|December 19, 1885||Part VIII||Third Papers from an Old Soldier - Recruiting and Muster in of Company A, 35th Ohio, With a Full List of Officers and Privates - Also Something of Company F, of the same Regiment - The Friends of the Cause at Lebanon - Facing the Realities of a Soldier's Life.|
|January 2, 1886||Part IX||Early Days at Harveysburg - Enlistment of Ex-Auditor Randall and History of the Recruiting Expedition of Captain Parshall.|
|January 9, 1886||Part X||A Complete List of the Officers and Privates of Company F, 12th O. V. I., As Organized for the Three Years' Service; A Queer Combination - Testaments and Liniment; The Old Sanitary Committee of the South Lebanon Pike.|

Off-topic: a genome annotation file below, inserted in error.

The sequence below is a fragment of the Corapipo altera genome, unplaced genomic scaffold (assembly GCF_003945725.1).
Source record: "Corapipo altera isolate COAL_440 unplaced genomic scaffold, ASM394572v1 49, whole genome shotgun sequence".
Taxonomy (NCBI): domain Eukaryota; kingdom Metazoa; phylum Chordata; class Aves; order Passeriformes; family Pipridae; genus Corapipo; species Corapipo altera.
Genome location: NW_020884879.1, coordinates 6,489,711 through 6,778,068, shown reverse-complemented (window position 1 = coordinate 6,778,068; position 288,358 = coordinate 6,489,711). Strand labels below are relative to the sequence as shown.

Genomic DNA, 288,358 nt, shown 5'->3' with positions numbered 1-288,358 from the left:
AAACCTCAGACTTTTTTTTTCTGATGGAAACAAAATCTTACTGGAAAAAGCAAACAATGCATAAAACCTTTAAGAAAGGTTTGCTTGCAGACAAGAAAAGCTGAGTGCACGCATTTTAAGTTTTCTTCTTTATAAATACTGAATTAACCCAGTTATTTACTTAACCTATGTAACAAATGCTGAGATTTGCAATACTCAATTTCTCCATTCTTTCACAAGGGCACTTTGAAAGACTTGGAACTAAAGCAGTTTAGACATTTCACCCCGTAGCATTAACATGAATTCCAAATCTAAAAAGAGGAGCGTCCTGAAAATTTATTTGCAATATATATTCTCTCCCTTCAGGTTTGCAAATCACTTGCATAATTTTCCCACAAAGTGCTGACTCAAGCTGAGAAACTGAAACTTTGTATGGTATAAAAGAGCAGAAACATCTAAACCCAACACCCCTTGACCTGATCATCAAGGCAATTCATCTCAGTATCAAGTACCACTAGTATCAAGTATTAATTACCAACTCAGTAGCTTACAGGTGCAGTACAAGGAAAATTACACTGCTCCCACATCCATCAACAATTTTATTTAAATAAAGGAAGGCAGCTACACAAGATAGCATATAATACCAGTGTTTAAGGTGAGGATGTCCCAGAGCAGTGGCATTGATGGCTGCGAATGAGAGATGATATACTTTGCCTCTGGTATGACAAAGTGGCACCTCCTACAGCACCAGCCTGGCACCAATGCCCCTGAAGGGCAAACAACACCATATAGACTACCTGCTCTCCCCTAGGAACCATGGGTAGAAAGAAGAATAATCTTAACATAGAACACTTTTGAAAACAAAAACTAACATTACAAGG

|January 16, 1886||Part XI||The Death of Jabez Turner, The First Man the County Lost in the Great Struggle as told by an Eye Witness.|
|January 30, 1886||Part XII||Life at Camp Dennison - Drilling and Preparing for the Battles the were to Follow - How the 12th Ohio Spent its Two Months of Probation.|
WARREN COUNTY IN THE WAR.
UP WITH THE FLAG – JUDGE GEORGE J. SMITH ORDERS THE NATIONAL COLORS FLUNG TO THE BREEZE AT THE COURTHOUSE.
There is one patriotic page in the journal of the Warren County Common Pleas Court for the January term, 1861. On the morning of the 16th of April of that year, Judge George J. Smith, who was then upon the bench, had the following entered upon the minutes of the court for that day:
“It is ordered by the Court that the Sheriff of Warren County procure, at the expense of the county, a National Flag, and cause to be erected on the top of the court-house a suitable flag staff, and that he cause said flag to be displayed therefrom at each and every term of this court and during the time the court may remain in session.”